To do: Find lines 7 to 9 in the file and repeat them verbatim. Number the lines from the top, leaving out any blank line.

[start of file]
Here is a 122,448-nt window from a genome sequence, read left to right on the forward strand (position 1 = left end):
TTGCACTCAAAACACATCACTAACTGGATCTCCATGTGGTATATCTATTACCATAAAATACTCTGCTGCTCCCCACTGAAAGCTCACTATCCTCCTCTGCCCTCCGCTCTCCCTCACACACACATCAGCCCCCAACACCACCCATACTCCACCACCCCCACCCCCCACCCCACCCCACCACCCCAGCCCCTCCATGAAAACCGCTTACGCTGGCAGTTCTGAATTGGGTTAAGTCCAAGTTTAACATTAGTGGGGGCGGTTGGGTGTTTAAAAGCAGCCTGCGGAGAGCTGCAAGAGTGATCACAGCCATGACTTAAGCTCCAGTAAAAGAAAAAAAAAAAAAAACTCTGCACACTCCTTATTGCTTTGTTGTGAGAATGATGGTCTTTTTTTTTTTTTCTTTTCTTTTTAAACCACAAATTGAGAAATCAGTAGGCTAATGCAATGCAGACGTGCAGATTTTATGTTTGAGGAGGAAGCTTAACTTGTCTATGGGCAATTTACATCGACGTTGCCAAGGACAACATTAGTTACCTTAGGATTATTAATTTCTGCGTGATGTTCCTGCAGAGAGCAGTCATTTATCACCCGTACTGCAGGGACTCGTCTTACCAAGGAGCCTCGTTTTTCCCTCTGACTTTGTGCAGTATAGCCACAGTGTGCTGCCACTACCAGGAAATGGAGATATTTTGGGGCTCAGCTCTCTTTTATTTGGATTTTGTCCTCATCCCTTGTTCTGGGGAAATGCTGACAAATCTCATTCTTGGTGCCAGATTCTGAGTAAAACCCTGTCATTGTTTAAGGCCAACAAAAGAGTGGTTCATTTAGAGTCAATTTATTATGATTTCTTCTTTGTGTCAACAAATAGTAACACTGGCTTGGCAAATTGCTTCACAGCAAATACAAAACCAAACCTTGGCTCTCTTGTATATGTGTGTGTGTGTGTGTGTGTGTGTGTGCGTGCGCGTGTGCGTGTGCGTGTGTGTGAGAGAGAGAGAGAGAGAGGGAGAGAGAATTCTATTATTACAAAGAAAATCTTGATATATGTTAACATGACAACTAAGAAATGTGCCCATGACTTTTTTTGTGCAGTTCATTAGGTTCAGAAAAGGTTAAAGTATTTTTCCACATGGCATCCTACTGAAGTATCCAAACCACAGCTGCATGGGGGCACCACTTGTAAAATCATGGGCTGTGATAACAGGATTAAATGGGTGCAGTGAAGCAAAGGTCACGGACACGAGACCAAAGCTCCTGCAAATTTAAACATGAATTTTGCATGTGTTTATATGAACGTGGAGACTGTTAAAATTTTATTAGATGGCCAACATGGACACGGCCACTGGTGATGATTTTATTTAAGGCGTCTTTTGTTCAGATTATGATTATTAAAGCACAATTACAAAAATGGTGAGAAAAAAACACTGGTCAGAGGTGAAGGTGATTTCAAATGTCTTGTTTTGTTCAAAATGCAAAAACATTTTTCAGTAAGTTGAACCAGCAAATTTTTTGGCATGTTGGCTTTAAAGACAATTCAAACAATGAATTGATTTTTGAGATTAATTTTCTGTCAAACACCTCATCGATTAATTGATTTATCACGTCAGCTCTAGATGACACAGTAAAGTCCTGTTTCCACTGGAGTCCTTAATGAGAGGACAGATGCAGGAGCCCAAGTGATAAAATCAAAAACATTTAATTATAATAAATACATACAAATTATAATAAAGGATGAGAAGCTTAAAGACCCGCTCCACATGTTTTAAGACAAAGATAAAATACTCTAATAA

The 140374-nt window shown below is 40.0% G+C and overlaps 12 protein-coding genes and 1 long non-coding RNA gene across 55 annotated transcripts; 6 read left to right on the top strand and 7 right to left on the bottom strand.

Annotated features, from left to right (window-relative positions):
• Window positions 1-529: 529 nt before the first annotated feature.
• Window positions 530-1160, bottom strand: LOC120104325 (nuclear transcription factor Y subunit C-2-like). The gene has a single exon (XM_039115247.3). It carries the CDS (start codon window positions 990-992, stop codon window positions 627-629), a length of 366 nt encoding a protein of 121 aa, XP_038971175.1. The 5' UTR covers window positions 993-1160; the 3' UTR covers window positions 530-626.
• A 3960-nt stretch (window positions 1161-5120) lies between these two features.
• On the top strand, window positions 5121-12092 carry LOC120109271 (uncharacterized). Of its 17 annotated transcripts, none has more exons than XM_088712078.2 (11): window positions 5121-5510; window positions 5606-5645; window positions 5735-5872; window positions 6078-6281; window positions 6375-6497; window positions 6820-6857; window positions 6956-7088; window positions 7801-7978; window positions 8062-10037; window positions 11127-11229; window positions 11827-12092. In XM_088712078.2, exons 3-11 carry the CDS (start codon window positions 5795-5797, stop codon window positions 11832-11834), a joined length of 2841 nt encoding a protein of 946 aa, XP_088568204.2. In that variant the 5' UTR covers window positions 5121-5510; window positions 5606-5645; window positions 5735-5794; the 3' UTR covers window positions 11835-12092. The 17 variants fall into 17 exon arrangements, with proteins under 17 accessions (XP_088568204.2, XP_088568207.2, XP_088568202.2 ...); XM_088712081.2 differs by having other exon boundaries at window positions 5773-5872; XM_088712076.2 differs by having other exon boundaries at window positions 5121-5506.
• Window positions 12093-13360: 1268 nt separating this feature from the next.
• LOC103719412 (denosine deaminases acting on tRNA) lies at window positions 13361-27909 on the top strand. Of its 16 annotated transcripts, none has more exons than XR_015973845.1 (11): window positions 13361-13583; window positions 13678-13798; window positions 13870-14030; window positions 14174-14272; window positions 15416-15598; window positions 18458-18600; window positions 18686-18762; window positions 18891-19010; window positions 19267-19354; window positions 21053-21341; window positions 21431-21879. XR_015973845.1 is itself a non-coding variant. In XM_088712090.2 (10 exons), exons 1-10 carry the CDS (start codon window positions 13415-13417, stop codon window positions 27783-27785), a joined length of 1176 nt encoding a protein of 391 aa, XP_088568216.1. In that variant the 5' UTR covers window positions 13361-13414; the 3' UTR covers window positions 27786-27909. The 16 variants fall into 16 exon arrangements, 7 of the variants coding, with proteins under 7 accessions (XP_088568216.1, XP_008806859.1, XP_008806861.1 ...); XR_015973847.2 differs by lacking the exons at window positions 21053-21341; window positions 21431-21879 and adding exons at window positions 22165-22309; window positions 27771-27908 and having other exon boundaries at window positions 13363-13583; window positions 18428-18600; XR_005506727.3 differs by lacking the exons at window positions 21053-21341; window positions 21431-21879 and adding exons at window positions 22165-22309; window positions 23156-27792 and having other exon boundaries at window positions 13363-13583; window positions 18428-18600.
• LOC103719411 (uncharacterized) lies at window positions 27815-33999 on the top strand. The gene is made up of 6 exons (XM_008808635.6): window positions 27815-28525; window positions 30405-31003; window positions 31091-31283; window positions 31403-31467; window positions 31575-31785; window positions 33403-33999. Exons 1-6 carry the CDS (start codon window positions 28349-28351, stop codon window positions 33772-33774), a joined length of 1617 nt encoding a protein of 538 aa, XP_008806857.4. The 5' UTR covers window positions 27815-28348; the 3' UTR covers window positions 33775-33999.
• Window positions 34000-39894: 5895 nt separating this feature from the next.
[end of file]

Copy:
• A 3960-nt stretch (window positions 1161-5120) lies between these two features.
• On the top strand, window positions 5121-12092 carry LOC120109271 (uncharacterized). Of its 17 annotated transcripts, none has more exons than XM_088712078.2 (11): window positions 5121-5510; window positions 5606-5645; window positions 5735-5872; window positions 6078-6281; window positions 6375-6497; window positions 6820-6857; window positions 6956-7088; window positions 7801-7978; window positions 8062-10037; window positions 11127-11229; window positions 11827-12092. In XM_088712078.2, exons 3-11 carry the CDS (start codon window positions 5795-5797, stop codon window positions 11832-11834), a joined length of 2841 nt encoding a protein of 946 aa, XP_088568204.2. In that variant the 5' UTR covers window positions 5121-5510; window positions 5606-5645; window positions 5735-5794; the 3' UTR covers window positions 11835-12092. The 17 variants fall into 17 exon arrangements, with proteins under 17 accessions (XP_088568204.2, XP_088568207.2, XP_088568202.2 ...); XM_088712081.2 differs by having other exon boundaries at window positions 5773-5872; XM_088712076.2 differs by having other exon boundaries at window positions 5121-5506.
• Window positions 12093-13360: 1268 nt separating this feature from the next.